With a track record that included Winchester ’73, The Man from Laramie and The Far Country, Antony Mann’s knowledge and tact with the Western genre was very substantial. Man of the West marked one of his last efforts tackling stories on the Great Plains, an influential piece of cinema that you can see seeping into the Spaghetti Westerns, famed for mature, raw tales and violence. The restoration of the film is, thanks to Masters of Cinema’s meticulous efforts, superb. The clout of the film, however, is less stunning, sadly dated despite some gritty aspects.
Jean-Luc Godard was one of the most vocal fans of Mann’s 1958 film, claiming it was stunningly simple, with a realm of complexity behind it. This quote, unlike the film, has not dated and still stands up in relation to the film, in whichever way you are affected or unaffected by its story and power. Gary Cooper plays a retired crook, moving to a new town to find teaching staff for a new school. His shady past is only revealed a third to half of the way through, always keeping you guessing as to what the silences and awkward conversations between him, Julie London’s Billie and Arthur O’Connell’s Sam are truly about. The mystery never feels entirely uncovered, with Cooper’s Link Jones such a multifaceted character. Cooper plays the role beautifully, reflecting his own past with the Western image altering into that of a more modern actor. He takes control of the film, asserting his movie star persona and veteran cowboy/crook facade. There is a very straight-forward hero versus the baddies narrative, with all of the questions lurking beneath the surface.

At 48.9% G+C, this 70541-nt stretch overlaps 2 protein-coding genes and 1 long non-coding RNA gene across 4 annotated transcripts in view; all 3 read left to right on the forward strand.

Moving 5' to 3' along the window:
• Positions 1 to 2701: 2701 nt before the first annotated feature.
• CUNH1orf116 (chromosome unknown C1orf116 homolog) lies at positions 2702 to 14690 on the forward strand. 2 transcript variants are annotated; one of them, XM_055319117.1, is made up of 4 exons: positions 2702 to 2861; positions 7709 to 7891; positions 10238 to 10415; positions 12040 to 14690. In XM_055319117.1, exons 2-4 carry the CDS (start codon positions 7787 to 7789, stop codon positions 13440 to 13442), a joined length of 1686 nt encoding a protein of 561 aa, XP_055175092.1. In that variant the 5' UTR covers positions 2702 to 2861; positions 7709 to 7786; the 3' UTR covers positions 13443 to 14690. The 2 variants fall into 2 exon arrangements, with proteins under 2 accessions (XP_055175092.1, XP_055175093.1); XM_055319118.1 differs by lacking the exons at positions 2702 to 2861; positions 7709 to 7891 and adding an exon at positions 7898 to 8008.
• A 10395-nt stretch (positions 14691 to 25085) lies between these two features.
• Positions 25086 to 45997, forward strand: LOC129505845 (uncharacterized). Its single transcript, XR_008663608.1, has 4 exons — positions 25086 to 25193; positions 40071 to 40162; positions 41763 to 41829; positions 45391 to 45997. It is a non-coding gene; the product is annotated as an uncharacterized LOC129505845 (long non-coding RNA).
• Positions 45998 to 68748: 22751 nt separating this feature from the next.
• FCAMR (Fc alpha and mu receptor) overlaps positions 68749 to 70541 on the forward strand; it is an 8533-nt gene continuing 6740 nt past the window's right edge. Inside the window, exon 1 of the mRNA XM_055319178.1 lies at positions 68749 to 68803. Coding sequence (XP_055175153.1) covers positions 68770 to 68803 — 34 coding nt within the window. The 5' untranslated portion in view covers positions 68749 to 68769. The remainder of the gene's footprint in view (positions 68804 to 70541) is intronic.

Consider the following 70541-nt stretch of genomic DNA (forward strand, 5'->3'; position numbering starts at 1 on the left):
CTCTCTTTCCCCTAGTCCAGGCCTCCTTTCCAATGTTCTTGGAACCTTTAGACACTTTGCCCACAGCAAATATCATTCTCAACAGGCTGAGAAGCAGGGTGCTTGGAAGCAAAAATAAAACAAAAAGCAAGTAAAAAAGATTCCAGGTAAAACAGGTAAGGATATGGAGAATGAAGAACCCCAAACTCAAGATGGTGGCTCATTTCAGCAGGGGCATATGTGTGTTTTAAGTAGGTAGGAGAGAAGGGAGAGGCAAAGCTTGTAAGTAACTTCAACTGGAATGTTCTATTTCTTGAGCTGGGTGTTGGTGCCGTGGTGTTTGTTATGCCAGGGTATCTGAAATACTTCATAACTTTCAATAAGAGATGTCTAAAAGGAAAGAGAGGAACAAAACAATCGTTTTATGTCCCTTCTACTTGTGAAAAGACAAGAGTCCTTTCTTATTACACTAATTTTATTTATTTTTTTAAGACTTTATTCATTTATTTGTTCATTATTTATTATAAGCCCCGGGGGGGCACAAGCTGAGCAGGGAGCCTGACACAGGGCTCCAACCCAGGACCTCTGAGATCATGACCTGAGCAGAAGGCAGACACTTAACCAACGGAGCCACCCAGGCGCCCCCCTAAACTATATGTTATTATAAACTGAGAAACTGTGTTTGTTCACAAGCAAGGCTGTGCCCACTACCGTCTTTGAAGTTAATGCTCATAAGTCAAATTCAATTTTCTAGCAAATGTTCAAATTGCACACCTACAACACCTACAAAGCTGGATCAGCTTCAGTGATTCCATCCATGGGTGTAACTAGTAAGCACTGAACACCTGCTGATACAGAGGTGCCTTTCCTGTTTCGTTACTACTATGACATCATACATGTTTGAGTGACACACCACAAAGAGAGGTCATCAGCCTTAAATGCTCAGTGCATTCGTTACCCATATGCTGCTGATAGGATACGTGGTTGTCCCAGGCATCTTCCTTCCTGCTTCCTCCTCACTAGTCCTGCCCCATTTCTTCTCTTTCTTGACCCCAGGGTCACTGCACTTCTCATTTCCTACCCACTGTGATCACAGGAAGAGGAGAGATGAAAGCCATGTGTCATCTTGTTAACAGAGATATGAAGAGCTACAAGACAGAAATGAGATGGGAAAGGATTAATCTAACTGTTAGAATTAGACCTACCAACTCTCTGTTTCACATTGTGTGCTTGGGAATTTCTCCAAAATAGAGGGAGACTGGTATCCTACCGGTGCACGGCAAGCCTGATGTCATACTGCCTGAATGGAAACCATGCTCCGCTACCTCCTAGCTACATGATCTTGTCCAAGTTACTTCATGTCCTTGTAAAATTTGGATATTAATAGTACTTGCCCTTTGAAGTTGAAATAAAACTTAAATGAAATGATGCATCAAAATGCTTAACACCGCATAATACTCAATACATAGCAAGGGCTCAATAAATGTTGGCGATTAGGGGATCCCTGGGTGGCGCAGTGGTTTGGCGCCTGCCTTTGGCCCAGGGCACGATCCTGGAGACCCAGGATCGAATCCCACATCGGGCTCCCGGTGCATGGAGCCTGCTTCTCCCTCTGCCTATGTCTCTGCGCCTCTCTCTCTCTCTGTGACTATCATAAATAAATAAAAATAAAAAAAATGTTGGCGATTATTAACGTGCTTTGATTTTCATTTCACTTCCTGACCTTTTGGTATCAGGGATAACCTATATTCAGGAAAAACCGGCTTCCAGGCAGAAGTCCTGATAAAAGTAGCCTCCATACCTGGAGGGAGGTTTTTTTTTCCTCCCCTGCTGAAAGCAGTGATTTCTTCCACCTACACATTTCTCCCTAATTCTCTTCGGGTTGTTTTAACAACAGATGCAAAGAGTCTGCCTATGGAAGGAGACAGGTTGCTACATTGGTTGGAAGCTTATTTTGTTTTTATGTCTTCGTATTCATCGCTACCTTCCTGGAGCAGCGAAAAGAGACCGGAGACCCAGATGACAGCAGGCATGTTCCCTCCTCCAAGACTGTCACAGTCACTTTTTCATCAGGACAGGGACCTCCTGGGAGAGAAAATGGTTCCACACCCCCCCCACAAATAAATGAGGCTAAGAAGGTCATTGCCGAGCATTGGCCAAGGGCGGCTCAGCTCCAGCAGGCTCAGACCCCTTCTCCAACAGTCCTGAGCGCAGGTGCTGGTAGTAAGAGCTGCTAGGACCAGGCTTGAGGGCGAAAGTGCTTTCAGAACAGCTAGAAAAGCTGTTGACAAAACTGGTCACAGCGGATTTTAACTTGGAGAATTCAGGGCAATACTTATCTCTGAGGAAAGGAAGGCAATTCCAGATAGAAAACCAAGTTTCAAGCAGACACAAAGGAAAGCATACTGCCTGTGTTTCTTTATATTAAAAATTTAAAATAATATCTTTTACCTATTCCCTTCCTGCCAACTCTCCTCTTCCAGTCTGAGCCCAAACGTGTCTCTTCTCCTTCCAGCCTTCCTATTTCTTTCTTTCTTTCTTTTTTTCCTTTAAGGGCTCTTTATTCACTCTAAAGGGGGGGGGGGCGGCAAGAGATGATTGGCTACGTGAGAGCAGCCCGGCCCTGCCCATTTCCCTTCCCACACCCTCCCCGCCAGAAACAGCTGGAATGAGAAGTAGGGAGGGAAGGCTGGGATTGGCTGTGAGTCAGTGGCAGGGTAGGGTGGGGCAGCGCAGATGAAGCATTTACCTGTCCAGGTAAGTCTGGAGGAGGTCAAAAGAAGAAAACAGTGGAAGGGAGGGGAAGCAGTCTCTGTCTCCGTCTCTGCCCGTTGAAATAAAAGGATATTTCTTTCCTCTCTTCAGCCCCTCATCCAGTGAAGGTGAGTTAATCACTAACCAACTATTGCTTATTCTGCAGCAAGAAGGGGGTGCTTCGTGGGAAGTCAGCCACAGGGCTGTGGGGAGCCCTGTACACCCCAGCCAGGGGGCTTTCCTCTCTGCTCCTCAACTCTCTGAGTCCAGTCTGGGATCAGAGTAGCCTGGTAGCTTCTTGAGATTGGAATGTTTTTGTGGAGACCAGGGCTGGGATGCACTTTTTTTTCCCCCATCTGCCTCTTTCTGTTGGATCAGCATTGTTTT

It is a much stripped back film, focusing more on character and cinematography. You have to watch and listen to the characters, as you aren’t drawn to much else; the framing and scenery behind, perhaps is all else. Cooper, as said, is an imposing and authoritative figure, overshadowing singer Julie London and a quirky, yet forgettable Arthur O’Connell. It is the entrance of Lee J. Cobb – as Dock Tobin – where things get tense and exciting. Here is a formidable presence, hell-bent on crime and masterfully played with a booze-crippled drawl by Cobb. Despite the obvious age difference, Cobb and Cooper are very believable as uncle and nephew/past partners in crime/enemies of the present. Tobin pushes Link to many extremes, with each actor clearly enjoying the characters’ incompatible, yet harmonious relationship.
The shocking elements of the film maintain their resonance (to be clear, it is the slow pace and slightly uninteresting side characters that drain it of its enduring strengths). Rape, coldblooded murder and sudden hostilities are usual tropes of the genre, but often only implied, or watered down. Many vile occurrences in Man of the West feel beyond their time and censorship, giving it a slight edge in over the universally-aimed Westerns still shown often on afternoon TV. Man of the West is a niche piece of cinema, catering to those die-hard genre fans, whilst clearing having the ability to deter them. If you want to catch it, don’t wait out for its place on Channel 5 Monday at 1pm in place of The Man Who Shot Liberty Valance; it is different and meandering, lacking the spark of Ford and Hawks, leaving to find attention through recommendation and the search for nostalgia.